How to Calculate Levenshtein Distance in R (With Examples)


The Levenshtein distance between two strings is the minimum number of single-character edits required to turn one word into the other.

The word “edits” includes substitutions, insertions, and deletions.

For example, suppose we have the following two words:

  • PARTY
  • PARK

The Levenshtein distance between the two words (i.e. the number of edits we have to make to turn one word into the other) would be 2:

Levenshtein distance example

In practice, the Levenshtein distance is used in many different applications including approximate string matching, spell-checking, and natural language processing.

This tutorial explains how to calculate the Levenshtein distance between strings in R by using the stringdist() function from the stringdist package in R.

This function uses the following basic syntax:

#load stringdist package
library(stringdist)

#calculate Levenshtein distance between two strings
stringdist("string1", "string2", method = "lv")

Note that this function can calculate many different distance metrics. By specifying method = “lv”, we tell the function to calculate the Levenshtein distance.

Example 1: Levenshtein Distance Between Two Strings

The following code shows how to calculate the Levenshtein distance between the two strings “party” and “park” using the stringdist() function:

#load stringdist package
library(stringdist)

#calculate Levenshtein distance between two strings
stringdist('party', 'park', method = 'lv')

[1] 2

The Levenshtein distance turns out to be 2.

Example 2: Levenshtein Distance Between Two Vectors

The following code shows how to calculate the Levenshtein distance between every pairwise combination of strings in two different vectors:

#load stringdist package
library(stringdist)

#define vectors
a <- c('Mavs', 'Spurs', 'Lakers', 'Cavs')
b <- c('Rockets', 'Pacers', 'Warriors', 'Celtics')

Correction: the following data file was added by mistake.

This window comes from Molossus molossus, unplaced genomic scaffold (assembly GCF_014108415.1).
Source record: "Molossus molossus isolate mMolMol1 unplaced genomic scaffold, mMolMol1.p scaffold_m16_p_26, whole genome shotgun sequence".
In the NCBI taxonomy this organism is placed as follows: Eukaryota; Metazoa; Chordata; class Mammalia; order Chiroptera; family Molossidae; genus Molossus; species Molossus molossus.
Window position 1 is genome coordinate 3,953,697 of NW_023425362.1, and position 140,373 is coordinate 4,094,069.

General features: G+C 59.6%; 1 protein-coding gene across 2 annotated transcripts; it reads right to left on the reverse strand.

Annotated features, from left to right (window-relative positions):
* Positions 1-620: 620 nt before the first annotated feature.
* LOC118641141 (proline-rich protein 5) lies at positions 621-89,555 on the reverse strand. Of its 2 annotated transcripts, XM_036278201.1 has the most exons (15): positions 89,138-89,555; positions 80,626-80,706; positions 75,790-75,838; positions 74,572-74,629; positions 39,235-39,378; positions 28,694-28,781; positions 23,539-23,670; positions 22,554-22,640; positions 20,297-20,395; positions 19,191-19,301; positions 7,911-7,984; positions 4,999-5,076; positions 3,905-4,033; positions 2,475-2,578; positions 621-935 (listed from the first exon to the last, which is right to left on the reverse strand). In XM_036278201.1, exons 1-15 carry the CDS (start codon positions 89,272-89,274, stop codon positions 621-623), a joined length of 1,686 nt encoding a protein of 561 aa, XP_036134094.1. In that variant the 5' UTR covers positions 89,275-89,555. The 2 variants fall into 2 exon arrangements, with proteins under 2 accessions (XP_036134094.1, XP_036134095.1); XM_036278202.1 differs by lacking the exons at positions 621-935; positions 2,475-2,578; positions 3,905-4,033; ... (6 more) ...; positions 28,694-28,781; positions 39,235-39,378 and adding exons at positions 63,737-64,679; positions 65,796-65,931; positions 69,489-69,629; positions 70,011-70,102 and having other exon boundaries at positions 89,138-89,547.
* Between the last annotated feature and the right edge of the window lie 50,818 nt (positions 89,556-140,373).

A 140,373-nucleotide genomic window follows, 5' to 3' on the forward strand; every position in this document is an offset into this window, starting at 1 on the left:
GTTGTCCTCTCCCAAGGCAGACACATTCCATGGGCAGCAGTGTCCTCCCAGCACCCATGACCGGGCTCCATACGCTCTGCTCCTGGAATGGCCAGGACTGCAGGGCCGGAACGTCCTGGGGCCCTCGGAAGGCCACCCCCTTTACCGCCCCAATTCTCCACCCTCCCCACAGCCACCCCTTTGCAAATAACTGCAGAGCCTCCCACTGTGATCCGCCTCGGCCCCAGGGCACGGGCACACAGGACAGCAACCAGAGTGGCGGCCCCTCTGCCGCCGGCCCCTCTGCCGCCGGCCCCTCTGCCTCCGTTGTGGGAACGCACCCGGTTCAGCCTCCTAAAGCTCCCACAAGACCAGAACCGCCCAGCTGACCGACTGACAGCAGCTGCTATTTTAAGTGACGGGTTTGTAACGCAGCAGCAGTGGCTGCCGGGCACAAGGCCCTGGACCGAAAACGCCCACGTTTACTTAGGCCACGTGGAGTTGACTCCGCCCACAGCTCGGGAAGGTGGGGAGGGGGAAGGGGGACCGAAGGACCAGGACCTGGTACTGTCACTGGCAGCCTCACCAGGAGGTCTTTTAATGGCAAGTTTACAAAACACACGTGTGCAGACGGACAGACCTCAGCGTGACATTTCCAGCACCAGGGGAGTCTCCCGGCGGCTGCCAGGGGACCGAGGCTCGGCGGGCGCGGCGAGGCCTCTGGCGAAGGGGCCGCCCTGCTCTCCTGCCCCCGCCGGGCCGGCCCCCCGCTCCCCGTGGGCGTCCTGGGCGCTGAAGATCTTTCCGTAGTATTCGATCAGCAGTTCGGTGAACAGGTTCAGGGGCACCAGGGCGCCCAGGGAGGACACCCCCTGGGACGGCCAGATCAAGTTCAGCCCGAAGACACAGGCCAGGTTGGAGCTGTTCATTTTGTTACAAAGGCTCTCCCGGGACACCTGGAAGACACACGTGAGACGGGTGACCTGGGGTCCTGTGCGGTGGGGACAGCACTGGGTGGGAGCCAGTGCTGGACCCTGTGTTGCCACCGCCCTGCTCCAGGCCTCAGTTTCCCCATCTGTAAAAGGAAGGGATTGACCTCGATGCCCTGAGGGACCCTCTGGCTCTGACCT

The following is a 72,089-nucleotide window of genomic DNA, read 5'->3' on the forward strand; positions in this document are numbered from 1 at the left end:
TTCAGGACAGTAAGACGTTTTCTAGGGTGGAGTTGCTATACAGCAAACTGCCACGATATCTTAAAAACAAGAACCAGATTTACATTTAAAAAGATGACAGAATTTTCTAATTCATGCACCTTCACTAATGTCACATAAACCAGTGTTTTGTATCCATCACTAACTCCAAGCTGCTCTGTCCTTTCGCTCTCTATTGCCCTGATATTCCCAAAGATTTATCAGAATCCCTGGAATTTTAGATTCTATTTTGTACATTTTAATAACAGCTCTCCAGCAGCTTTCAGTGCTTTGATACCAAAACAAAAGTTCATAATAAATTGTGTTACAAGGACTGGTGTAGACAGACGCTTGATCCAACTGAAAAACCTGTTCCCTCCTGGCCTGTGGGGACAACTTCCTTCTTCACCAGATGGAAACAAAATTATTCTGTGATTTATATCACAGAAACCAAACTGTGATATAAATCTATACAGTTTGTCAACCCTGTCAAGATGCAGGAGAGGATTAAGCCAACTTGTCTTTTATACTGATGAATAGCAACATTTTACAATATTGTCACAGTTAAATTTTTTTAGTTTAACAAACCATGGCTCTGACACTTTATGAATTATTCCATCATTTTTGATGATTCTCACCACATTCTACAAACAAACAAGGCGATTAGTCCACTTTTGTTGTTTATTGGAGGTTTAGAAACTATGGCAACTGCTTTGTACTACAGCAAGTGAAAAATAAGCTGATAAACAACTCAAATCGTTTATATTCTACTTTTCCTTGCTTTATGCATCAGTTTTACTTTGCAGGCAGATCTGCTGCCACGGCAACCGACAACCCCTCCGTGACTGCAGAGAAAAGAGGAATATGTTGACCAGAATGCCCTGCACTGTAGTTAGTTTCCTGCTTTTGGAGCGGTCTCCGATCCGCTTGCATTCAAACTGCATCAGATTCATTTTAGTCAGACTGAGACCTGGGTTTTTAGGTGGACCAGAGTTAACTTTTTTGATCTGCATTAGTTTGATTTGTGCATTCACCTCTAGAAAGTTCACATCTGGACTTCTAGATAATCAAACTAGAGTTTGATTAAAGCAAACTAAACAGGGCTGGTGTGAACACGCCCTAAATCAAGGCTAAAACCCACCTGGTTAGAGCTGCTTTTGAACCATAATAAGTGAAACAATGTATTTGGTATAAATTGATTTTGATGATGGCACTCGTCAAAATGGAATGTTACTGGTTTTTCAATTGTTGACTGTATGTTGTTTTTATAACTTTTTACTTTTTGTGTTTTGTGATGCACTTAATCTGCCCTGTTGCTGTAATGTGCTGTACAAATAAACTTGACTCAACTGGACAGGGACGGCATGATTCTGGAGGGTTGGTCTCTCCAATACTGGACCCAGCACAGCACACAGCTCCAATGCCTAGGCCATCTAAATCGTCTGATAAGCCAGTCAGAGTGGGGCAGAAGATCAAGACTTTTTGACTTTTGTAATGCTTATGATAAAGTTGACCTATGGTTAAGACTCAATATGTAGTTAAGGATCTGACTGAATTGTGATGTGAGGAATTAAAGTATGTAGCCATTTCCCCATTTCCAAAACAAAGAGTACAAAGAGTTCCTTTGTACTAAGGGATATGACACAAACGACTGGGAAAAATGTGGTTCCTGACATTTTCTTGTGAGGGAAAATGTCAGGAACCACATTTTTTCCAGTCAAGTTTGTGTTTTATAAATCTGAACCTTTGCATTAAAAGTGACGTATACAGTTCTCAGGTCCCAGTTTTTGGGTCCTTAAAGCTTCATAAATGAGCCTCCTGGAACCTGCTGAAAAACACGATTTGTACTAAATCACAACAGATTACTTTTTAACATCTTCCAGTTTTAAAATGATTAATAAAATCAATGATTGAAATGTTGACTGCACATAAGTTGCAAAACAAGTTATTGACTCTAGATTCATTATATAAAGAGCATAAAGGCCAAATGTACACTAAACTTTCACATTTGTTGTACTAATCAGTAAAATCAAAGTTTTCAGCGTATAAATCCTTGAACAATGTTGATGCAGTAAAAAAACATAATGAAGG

#calculate Levenshtein distance between two vectors
stringdist(a, b, method='lv')

[1] 6 4 5 5

The way to interpret the output is as follows:

  • The Levenshtein distance between ‘Mavs’ and ‘Rockets’ is 6.
  • The Levenshtein distance between ‘Spurs’ and ‘Pacers’ is 4.
  • The Levenshtein distance between ‘Lakers’ and ‘Warriors’ is 5.
  • The Levenshtein distance between ‘Cavs’ and ‘Celtics’ is 5.

Example 3: Levenshtein Distance Between Data Frame Columns

The following code shows how to calculate the Levenshtein distance between every pairwise combination of strings in two different columns of a data frame:

#load stringdist package
library(stringdist)

#define data
data <- data.frame(a = c('Mavs', 'Spurs', 'Lakers', 'Cavs'),
                   b = c('Rockets', 'Pacers', 'Warriors', 'Celtics'))

#calculate Levenshtein distance
stringdist(data$a, data$b, method='lv')

[1] 6 4 5 5

We could then append the Levenshtein distance as a new column in the data frame if we’d like:

#save Levenshtein distance as vector
lev <- stringdist(data$a, data$b, method='lv')

#append Levenshtein distance as new column 
data$lev <- lev

#view data frame
data

       a        b lev
1   Mavs  Rockets   6
2  Spurs   Pacers   4
3 Lakers Warriors   5
4   Cavs  Celtics   5

Additional Resources

How to Calculate Hamming Distance in R
How to Calculate Euclidean Distance in R
How to Calculate Manhattan Distance in R

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